4th August 2020

A2Z new research indicates 20.5m UK adults vulnerable to digital exclusion in a future cashless society
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New research, conducted by A2Z, reveals that a decline in cash use during the pandemic could leave 20.5 million adults vulnerable to digital exclusion in the UK.

Cash use is dropping faster in the UK than the rest of Europe, with cash payments made during point-of-sale transactions and online orders seeing an almost 40% drop over the last year. In fact, just 4% of in-store purchases were made using cash in 2019.

This decline has been exacerbated by the COVID-19 pandemic, which has seen the nation under lockdown restrictions since March. This has led to a 60% fall in the number of withdrawals from cash machines, as 54% of Brits say they are avoiding using cash.

There are significant implications for vulnerable members of society who struggle to use digital payment services, such as credit cards, mobile wallets and bank transfers.

Latest data shows that 31% of the 70+ population do not have internet access, 1.3 million people are unbanked, and one in four Brits suffer from mental health issues each year. In addition, there are an estimated 320,000 homeless people in the UK on any given night.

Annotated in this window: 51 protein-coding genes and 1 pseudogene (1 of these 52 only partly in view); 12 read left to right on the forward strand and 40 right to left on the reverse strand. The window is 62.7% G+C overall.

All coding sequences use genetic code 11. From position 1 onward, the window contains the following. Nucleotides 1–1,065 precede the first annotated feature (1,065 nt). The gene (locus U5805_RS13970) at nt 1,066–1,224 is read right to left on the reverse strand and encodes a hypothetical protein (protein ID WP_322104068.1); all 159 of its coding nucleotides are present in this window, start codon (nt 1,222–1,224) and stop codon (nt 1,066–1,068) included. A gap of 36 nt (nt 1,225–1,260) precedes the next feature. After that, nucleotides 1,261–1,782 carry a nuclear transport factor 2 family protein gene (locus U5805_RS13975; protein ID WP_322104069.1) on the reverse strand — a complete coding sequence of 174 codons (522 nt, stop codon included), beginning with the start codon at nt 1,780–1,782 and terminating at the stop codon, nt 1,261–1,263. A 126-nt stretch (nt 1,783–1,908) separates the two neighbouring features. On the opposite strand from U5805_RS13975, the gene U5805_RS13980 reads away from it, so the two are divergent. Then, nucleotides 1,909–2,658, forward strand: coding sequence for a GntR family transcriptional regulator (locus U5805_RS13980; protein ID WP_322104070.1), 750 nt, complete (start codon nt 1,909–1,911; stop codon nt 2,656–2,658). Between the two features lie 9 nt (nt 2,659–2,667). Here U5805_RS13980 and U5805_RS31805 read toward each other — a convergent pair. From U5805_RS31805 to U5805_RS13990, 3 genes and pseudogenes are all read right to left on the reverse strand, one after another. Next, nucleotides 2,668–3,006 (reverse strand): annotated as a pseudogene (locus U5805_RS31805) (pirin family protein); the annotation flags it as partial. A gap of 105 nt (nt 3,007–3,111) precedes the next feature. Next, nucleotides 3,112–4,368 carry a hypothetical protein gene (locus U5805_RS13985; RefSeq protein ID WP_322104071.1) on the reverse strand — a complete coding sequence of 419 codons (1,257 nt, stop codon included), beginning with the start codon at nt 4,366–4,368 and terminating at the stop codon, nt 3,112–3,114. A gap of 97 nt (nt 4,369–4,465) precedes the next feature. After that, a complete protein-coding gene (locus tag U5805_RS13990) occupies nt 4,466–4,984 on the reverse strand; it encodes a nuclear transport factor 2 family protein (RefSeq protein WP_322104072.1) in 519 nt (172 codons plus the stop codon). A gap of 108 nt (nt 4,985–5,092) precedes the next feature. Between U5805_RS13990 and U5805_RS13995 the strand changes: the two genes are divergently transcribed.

This suggests that at least 20.452 million people would be at a loss in a fully cashless society, either due to struggling to use digital services, being unable to monitor overspending and falling into debt, or relying on others to purchase essential items on their behalf.

On top of digital exclusion, other concerns resulting from a decline in cash use include security, sociability and savings. In a recent survey, 63% of Brits stated they would struggle to understand the value of money without physically holding cash in their hands.

Furthermore, 51% of respondents were concerned that they’d be less social without cash as physical transactions bring people together, and 74% think they’d be more vulnerable to cyberattacks if all transactions are made digitally.

Given that 36% of Brits say they could not cope in a cashless society, and a further 50% would see cash decline as a major inconvenience, It’s essential that the government puts measures in place to protect those who would be excluded from a fully digital society.